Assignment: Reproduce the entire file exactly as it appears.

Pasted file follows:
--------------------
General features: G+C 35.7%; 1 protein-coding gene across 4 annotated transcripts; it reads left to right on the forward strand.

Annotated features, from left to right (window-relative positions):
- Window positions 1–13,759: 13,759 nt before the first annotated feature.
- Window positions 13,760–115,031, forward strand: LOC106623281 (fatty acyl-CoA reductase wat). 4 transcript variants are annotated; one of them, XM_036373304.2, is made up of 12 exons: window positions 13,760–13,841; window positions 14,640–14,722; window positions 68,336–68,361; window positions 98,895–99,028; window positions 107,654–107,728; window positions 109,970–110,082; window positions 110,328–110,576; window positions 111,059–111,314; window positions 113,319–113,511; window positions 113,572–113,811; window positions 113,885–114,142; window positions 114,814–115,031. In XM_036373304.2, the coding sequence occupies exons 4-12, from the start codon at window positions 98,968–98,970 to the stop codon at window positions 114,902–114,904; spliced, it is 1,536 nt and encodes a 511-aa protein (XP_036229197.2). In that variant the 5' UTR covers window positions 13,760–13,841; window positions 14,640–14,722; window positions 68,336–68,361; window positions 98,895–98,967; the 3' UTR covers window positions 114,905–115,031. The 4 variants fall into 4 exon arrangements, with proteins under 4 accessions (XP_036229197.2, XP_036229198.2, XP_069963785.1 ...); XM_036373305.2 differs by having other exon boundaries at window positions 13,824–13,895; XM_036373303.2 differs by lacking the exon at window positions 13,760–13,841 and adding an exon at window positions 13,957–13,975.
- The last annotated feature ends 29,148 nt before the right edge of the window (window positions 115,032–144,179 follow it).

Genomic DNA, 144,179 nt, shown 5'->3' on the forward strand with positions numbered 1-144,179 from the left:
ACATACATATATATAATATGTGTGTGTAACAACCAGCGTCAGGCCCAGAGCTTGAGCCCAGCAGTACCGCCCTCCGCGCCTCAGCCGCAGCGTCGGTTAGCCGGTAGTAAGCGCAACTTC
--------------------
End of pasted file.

General features: G+C 35.7%; 1 protein-coding gene across 4 annotated transcripts; it reads left to right on the forward strand.

Annotated features, from left to right (window-relative positions):
- Window positions 1–13,759: 13,759 nt before the first annotated feature.
- Window positions 13,760–115,031, forward strand: LOC106623281 (fatty acyl-CoA reductase wat). 4 transcript variants are annotated; one of them, XM_036373304.2, is made up of 12 exons: window positions 13,760–13,841; window positions 14,640–14,722; window positions 68,336–68,361; window positions 98,895–99,028; window positions 107,654–107,728; window positions 109,970–110,082; window positions 110,328–110,576; window positions 111,059–111,314; window positions 113,319–113,511; window positions 113,572–113,811; window positions 113,885–114,142; window positions 114,814–115,031. In XM_036373304.2, the coding sequence occupies exons 4-12, from the start codon at window positions 98,968–98,970 to the stop codon at window positions 114,902–114,904; spliced, it is 1,536 nt and encodes a 511-aa protein (XP_036229197.2). In that variant the 5' UTR covers window positions 13,760–13,841; window positions 14,640–14,722; window positions 68,336–68,361; window positions 98,895–98,967; the 3' UTR covers window positions 114,905–115,031. The 4 variants fall into 4 exon arrangements, with proteins under 4 accessions (XP_036229197.2, XP_036229198.2, XP_069963785.1 ...); XM_036373305.2 differs by having other exon boundaries at window positions 13,824–13,895; XM_036373303.2 differs by lacking the exon at window positions 13,760–13,841 and adding an exon at window positions 13,957–13,975.
- The last annotated feature ends 29,148 nt before the right edge of the window (window positions 115,032–144,179 follow it).

Genomic DNA, 144,179 nt, shown 5'->3' on the forward strand with positions numbered 1-144,179 from the left:
ACATACATATATATAATATGTGTGTGTAACAACCAGCGTCAGGCCCAGAGCTTGAGCCCAGCAGTACCGCCCTCCGCGCCTCAGCCGCAGCGTCGGTTAGCCGGTAGTAAGCGCAACTTC